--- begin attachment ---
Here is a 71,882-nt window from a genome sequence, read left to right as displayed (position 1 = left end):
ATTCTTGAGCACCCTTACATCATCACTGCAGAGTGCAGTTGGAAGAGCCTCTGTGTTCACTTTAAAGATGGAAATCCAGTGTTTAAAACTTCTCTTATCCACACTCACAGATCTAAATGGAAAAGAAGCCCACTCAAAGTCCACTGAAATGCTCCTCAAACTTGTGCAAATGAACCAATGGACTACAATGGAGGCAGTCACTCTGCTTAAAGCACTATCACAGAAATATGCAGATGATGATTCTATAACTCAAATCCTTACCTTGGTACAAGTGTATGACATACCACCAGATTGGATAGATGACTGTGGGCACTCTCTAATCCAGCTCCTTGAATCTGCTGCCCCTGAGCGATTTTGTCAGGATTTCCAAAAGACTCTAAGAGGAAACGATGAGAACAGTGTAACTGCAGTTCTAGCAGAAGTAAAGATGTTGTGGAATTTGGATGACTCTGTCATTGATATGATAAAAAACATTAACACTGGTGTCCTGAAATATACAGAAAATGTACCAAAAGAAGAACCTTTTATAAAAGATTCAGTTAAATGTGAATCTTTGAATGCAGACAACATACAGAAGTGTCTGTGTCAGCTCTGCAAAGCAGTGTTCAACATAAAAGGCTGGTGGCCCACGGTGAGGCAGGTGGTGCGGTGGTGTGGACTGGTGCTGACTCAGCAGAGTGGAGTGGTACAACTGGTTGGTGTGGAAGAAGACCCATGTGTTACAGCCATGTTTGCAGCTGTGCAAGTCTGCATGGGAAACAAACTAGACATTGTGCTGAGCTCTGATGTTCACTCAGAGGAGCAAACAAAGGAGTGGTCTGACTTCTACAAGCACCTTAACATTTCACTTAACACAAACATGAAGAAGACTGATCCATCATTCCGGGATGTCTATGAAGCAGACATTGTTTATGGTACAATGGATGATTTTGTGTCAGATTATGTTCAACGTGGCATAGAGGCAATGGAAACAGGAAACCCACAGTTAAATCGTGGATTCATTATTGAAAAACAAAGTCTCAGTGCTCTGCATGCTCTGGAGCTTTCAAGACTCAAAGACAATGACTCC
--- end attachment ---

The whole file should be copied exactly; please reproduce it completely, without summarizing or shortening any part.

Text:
Here is a 71,882-nt window from a genome sequence, read left to right as displayed (position 1 = left end):
ATTCTTGAGCACCCTTACATCATCACTGCAGAGTGCAGTTGGAAGAGCCTCTGTGTTCACTTTAAAGATGGAAATCCAGTGTTTAAAACTTCTCTTATCCACACTCACAGATCTAAATGGAAAAGAAGCCCACTCAAAGTCCACTGAAATGCTCCTCAAACTTGTGCAAATGAACCAATGGACTACAATGGAGGCAGTCACTCTGCTTAAAGCACTATCACAGAAATATGCAGATGATGATTCTATAACTCAAATCCTTACCTTGGTACAAGTGTATGACATACCACCAGATTGGATAGATGACTGTGGGCACTCTCTAATCCAGCTCCTTGAATCTGCTGCCCCTGAGCGATTTTGTCAGGATTTCCAAAAGACTCTAAGAGGAAACGATGAGAACAGTGTAACTGCAGTTCTAGCAGAAGTAAAGATGTTGTGGAATTTGGATGACTCTGTCATTGATATGATAAAAAACATTAACACTGGTGTCCTGAAATATACAGAAAATGTACCAAAAGAAGAACCTTTTATAAAAGATTCAGTTAAATGTGAATCTTTGAATGCAGACAACATACAGAAGTGTCTGTGTCAGCTCTGCAAAGCAGTGTTCAACATAAAAGGCTGGTGGCCCACGGTGAGGCAGGTGGTGCGGTGGTGTGGACTGGTGCTGACTCAGCAGAGTGGAGTGGTACAACTGGTTGGTGTGGAAGAAGACCCATGTGTTACAGCCATGTTTGCAGCTGTGCAAGTCTGCATGGGAAACAAACTAGACATTGTGCTGAGCTCTGATGTTCACTCAGAGGAGCAAACAAAGGAGTGGTCTGACTTCTACAAGCACCTTAACATTTCACTTAACACAAACATGAAGAAGACTGATCCATCATTCCGGGATGTCTATGAAGCAGACATTGTTTATGGTACAATGGATGATTTTGTGTCAGATTATGTTCAACGTGGCATAGAGGCAATGGAAACAGGAAACCCACAGTTAAATCGTGGATTCATTATTGAAAAACAAAGTCTCAGTGCTCTGCATGCTCTGGAGCTTTCAAGACTCAAAGACAATGACTCC